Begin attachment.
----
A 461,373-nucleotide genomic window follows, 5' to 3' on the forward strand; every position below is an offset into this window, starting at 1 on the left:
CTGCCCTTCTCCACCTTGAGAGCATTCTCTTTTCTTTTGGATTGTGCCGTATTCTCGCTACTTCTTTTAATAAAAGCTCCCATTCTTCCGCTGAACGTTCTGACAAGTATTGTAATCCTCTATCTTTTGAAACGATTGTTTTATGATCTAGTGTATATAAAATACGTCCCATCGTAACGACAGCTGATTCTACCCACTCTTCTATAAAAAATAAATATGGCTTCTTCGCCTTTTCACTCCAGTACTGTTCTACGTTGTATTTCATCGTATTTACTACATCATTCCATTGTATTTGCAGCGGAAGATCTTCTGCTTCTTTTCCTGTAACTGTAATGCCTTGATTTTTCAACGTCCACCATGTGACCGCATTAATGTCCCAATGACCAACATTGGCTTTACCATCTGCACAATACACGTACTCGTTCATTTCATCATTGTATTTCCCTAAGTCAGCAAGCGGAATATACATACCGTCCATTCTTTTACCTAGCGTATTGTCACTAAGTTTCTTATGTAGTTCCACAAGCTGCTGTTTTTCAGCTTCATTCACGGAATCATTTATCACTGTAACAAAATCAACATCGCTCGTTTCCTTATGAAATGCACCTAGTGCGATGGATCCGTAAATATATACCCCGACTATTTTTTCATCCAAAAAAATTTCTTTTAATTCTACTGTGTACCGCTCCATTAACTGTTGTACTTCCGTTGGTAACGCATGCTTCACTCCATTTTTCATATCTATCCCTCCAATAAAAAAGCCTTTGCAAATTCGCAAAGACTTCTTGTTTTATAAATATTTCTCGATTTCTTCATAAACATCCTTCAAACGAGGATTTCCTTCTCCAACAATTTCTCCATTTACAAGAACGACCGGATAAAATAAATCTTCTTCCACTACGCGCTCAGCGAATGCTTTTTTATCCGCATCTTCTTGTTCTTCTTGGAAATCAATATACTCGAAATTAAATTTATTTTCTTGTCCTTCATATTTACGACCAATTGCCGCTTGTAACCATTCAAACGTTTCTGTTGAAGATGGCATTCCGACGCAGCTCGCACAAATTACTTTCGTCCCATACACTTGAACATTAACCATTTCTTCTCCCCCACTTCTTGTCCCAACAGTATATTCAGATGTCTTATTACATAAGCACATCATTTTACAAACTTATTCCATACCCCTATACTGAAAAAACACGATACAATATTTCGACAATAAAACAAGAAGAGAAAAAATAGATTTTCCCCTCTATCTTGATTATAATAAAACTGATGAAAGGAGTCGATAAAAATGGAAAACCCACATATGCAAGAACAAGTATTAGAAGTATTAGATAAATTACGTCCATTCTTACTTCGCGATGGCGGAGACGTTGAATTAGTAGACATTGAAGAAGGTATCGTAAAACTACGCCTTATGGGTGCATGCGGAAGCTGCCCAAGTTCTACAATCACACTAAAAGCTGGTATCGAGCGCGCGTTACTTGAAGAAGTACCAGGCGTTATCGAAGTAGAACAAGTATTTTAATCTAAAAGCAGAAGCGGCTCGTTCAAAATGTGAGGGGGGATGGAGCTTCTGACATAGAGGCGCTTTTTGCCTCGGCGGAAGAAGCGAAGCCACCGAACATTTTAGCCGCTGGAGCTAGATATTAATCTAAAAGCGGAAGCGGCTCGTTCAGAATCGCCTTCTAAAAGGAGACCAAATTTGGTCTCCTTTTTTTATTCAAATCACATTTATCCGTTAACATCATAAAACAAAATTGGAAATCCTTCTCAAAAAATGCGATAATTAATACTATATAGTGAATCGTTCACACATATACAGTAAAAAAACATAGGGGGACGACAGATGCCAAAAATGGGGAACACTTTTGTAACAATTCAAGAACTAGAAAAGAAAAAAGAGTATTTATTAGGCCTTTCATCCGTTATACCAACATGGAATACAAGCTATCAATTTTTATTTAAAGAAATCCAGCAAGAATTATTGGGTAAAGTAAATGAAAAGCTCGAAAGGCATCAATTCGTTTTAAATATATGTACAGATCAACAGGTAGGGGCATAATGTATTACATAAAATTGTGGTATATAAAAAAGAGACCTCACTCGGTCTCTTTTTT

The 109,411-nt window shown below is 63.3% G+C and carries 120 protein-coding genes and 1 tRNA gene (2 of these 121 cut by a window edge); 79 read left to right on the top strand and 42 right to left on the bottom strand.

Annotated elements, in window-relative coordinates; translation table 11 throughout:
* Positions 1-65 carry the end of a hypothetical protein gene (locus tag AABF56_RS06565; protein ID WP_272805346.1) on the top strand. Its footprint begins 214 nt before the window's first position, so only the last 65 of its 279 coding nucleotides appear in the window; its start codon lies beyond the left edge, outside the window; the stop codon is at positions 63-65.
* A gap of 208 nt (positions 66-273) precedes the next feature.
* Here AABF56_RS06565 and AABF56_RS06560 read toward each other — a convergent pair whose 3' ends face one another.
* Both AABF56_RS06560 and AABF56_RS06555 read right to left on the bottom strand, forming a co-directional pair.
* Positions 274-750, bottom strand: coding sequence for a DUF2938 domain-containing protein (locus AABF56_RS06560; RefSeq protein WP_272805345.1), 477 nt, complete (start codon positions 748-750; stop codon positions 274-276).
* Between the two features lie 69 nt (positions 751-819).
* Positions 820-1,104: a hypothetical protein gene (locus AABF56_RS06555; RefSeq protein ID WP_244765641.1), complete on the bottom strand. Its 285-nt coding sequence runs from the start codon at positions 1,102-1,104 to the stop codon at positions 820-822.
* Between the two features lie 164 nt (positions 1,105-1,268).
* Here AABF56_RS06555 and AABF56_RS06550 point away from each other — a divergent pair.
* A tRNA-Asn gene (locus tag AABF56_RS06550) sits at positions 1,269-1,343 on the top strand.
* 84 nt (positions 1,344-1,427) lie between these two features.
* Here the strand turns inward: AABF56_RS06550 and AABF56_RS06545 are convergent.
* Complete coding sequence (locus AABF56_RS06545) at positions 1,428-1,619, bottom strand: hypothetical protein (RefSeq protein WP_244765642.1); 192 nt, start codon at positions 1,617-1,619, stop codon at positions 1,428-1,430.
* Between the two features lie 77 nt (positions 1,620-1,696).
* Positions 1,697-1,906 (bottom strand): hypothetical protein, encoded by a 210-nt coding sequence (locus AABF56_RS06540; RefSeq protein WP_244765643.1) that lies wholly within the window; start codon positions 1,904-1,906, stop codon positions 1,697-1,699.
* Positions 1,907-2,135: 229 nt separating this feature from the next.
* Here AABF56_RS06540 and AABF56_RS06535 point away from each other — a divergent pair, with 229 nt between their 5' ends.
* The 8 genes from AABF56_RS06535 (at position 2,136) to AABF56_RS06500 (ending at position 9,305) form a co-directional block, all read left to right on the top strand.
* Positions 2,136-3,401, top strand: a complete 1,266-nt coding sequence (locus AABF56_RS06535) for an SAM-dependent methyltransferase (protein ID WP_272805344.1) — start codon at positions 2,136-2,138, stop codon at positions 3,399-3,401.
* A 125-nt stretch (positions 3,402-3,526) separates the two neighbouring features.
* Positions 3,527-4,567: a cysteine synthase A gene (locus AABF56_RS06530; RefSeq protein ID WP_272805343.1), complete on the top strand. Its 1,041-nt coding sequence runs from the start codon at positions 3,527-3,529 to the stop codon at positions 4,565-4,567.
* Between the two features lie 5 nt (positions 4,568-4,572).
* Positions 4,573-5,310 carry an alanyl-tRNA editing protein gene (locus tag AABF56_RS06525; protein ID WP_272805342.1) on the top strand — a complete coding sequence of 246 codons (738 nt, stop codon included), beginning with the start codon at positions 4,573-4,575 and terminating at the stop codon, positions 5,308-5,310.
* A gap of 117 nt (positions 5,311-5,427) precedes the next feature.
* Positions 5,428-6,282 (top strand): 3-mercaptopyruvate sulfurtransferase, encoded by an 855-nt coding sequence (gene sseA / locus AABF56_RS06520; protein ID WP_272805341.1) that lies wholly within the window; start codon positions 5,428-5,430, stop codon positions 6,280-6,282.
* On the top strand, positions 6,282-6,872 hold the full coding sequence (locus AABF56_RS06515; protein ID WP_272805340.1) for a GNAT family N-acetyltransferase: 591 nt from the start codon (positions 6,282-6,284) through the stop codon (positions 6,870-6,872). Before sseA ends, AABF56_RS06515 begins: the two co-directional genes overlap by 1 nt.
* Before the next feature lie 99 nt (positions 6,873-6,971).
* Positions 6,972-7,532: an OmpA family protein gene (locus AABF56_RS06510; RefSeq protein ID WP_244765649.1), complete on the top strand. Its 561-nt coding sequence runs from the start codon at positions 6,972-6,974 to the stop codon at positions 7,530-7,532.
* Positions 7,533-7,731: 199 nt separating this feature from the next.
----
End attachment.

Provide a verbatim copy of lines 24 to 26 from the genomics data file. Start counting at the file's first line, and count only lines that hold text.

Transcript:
* A 125-nt stretch (positions 3,402-3,526) separates the two neighbouring features.
* Positions 3,527-4,567: a cysteine synthase A gene (locus AABF56_RS06530; RefSeq protein ID WP_272805343.1), complete on the top strand. Its 1,041-nt coding sequence runs from the start codon at positions 3,527-3,529 to the stop codon at positions 4,565-4,567.
* Between the two features lie 5 nt (positions 4,568-4,572).